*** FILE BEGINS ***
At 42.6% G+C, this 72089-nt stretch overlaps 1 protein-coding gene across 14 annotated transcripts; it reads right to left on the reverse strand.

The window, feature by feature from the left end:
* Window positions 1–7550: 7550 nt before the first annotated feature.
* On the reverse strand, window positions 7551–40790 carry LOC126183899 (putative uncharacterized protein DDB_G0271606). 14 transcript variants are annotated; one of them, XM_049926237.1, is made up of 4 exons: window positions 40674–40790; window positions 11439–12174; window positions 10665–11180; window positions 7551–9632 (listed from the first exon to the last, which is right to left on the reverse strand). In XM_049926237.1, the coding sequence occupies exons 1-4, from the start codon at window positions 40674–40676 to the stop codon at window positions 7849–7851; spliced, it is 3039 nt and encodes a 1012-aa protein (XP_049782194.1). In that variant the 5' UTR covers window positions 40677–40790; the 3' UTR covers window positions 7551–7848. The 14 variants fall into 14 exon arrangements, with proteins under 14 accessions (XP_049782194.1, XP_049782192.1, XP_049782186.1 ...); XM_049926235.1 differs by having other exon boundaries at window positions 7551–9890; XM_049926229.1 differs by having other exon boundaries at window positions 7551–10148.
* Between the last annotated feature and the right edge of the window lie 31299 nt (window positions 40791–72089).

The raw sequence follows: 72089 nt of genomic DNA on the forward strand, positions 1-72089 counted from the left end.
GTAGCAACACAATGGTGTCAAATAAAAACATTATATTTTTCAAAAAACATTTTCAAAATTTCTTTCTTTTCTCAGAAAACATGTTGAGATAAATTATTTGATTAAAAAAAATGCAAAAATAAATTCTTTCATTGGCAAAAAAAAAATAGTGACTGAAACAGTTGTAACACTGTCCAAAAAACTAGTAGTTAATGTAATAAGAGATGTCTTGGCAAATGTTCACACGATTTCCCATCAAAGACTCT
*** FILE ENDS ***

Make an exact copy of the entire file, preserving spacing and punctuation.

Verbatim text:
At 42.6% G+C, this 72089-nt stretch overlaps 1 protein-coding gene across 14 annotated transcripts; it reads right to left on the reverse strand.

The window, feature by feature from the left end:
* Window positions 1–7550: 7550 nt before the first annotated feature.
* On the reverse strand, window positions 7551–40790 carry LOC126183899 (putative uncharacterized protein DDB_G0271606). 14 transcript variants are annotated; one of them, XM_049926237.1, is made up of 4 exons: window positions 40674–40790; window positions 11439–12174; window positions 10665–11180; window positions 7551–9632 (listed from the first exon to the last, which is right to left on the reverse strand). In XM_049926237.1, the coding sequence occupies exons 1-4, from the start codon at window positions 40674–40676 to the stop codon at window positions 7849–7851; spliced, it is 3039 nt and encodes a 1012-aa protein (XP_049782194.1). In that variant the 5' UTR covers window positions 40677–40790; the 3' UTR covers window positions 7551–7848. The 14 variants fall into 14 exon arrangements, with proteins under 14 accessions (XP_049782194.1, XP_049782192.1, XP_049782186.1 ...); XM_049926235.1 differs by having other exon boundaries at window positions 7551–9890; XM_049926229.1 differs by having other exon boundaries at window positions 7551–10148.
* Between the last annotated feature and the right edge of the window lie 31299 nt (window positions 40791–72089).

The raw sequence follows: 72089 nt of genomic DNA on the forward strand, positions 1-72089 counted from the left end.
GTAGCAACACAATGGTGTCAAATAAAAACATTATATTTTTCAAAAAACATTTTCAAAATTTCTTTCTTTTCTCAGAAAACATGTTGAGATAAATTATTTGATTAAAAAAAATGCAAAAATAAATTCTTTCATTGGCAAAAAAAAAATAGTGACTGAAACAGTTGTAACACTGTCCAAAAAACTAGTAGTTAATGTAATAAGAGATGTCTTGGCAAATGTTCACACGATTTCCCATCAAAGACTCT